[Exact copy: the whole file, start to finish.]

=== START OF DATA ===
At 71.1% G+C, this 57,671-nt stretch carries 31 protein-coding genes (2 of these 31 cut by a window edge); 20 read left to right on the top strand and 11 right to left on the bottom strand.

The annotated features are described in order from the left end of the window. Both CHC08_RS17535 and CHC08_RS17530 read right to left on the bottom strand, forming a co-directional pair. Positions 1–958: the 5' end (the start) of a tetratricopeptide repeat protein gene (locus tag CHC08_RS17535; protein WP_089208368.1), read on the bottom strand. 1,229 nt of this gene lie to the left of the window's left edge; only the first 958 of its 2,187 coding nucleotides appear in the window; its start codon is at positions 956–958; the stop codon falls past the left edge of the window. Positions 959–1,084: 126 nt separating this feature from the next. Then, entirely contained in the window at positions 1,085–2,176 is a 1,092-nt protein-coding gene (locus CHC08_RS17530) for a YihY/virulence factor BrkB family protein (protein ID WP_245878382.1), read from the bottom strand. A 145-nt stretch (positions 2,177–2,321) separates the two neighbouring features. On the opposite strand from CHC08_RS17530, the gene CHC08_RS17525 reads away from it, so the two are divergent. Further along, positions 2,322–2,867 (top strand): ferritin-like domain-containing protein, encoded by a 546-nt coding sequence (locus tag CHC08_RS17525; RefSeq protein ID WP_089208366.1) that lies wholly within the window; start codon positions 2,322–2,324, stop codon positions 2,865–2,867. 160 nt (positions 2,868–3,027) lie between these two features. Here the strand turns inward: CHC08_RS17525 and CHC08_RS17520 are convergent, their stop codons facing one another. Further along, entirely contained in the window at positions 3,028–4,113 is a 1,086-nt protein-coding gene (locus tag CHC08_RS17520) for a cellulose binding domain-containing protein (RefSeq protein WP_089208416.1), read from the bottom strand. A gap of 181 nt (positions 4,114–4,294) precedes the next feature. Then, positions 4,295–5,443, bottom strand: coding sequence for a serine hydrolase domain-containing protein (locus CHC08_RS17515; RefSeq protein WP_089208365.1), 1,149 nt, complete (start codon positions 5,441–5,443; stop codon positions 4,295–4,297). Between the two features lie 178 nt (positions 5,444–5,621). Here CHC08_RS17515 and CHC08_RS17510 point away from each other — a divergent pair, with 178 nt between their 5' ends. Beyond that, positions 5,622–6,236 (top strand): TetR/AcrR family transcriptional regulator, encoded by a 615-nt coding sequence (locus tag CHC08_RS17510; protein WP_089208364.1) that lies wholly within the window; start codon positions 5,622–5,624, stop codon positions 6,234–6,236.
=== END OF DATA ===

At 71.1% G+C, this 57,671-nt stretch carries 31 protein-coding genes (2 of these 31 cut by a window edge); 20 read left to right on the top strand and 11 right to left on the bottom strand.

The annotated features are described in order from the left end of the window. Both CHC08_RS17535 and CHC08_RS17530 read right to left on the bottom strand, forming a co-directional pair. Positions 1–958: the 5' end (the start) of a tetratricopeptide repeat protein gene (locus tag CHC08_RS17535; protein WP_089208368.1), read on the bottom strand. 1,229 nt of this gene lie to the left of the window's left edge; only the first 958 of its 2,187 coding nucleotides appear in the window; its start codon is at positions 956–958; the stop codon falls past the left edge of the window. Positions 959–1,084: 126 nt separating this feature from the next. Then, entirely contained in the window at positions 1,085–2,176 is a 1,092-nt protein-coding gene (locus CHC08_RS17530) for a YihY/virulence factor BrkB family protein (protein ID WP_245878382.1), read from the bottom strand. A 145-nt stretch (positions 2,177–2,321) separates the two neighbouring features. On the opposite strand from CHC08_RS17530, the gene CHC08_RS17525 reads away from it, so the two are divergent. Further along, positions 2,322–2,867 (top strand): ferritin-like domain-containing protein, encoded by a 546-nt coding sequence (locus tag CHC08_RS17525; RefSeq protein ID WP_089208366.1) that lies wholly within the window; start codon positions 2,322–2,324, stop codon positions 2,865–2,867. 160 nt (positions 2,868–3,027) lie between these two features. Here the strand turns inward: CHC08_RS17525 and CHC08_RS17520 are convergent, their stop codons facing one another. Further along, entirely contained in the window at positions 3,028–4,113 is a 1,086-nt protein-coding gene (locus tag CHC08_RS17520) for a cellulose binding domain-containing protein (RefSeq protein WP_089208416.1), read from the bottom strand. A gap of 181 nt (positions 4,114–4,294) precedes the next feature. Then, positions 4,295–5,443, bottom strand: coding sequence for a serine hydrolase domain-containing protein (locus CHC08_RS17515; RefSeq protein WP_089208365.1), 1,149 nt, complete (start codon positions 5,441–5,443; stop codon positions 4,295–4,297). Between the two features lie 178 nt (positions 5,444–5,621). Here CHC08_RS17515 and CHC08_RS17510 point away from each other — a divergent pair, with 178 nt between their 5' ends. Beyond that, positions 5,622–6,236 (top strand): TetR/AcrR family transcriptional regulator, encoded by a 615-nt coding sequence (locus tag CHC08_RS17510; protein WP_089208364.1) that lies wholly within the window; start codon positions 5,622–5,624, stop codon positions 6,234–6,236.